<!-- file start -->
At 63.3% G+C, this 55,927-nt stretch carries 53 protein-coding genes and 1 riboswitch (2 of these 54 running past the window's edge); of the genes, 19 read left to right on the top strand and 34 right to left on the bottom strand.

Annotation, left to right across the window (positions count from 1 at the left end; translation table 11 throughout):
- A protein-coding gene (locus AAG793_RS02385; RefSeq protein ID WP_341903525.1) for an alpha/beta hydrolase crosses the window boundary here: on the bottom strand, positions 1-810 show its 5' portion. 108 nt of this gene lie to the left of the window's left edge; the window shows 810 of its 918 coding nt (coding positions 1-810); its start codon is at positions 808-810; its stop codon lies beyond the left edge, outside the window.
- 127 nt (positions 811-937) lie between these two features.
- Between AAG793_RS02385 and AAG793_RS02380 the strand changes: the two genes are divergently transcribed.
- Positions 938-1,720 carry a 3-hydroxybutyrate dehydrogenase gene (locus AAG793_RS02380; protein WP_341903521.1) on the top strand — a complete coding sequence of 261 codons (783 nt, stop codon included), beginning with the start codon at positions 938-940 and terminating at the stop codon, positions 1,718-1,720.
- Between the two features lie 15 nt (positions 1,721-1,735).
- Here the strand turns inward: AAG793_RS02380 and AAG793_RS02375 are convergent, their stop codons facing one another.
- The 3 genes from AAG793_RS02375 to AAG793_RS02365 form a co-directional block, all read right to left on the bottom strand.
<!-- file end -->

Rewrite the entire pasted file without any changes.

At 63.3% G+C, this 55,927-nt stretch carries 53 protein-coding genes and 1 riboswitch (2 of these 54 running past the window's edge); of the genes, 19 read left to right on the top strand and 34 right to left on the bottom strand.

Annotation, left to right across the window (positions count from 1 at the left end; translation table 11 throughout):
- A protein-coding gene (locus AAG793_RS02385; RefSeq protein ID WP_341903525.1) for an alpha/beta hydrolase crosses the window boundary here: on the bottom strand, positions 1-810 show its 5' portion. 108 nt of this gene lie to the left of the window's left edge; the window shows 810 of its 918 coding nt (coding positions 1-810); its start codon is at positions 808-810; its stop codon lies beyond the left edge, outside the window.
- 127 nt (positions 811-937) lie between these two features.
- Between AAG793_RS02385 and AAG793_RS02380 the strand changes: the two genes are divergently transcribed.
- Positions 938-1,720 carry a 3-hydroxybutyrate dehydrogenase gene (locus AAG793_RS02380; protein WP_341903521.1) on the top strand — a complete coding sequence of 261 codons (783 nt, stop codon included), beginning with the start codon at positions 938-940 and terminating at the stop codon, positions 1,718-1,720.
- Between the two features lie 15 nt (positions 1,721-1,735).
- Here the strand turns inward: AAG793_RS02380 and AAG793_RS02375 are convergent, their stop codons facing one another.
- The 3 genes from AAG793_RS02375 to AAG793_RS02365 form a co-directional block, all read right to left on the bottom strand.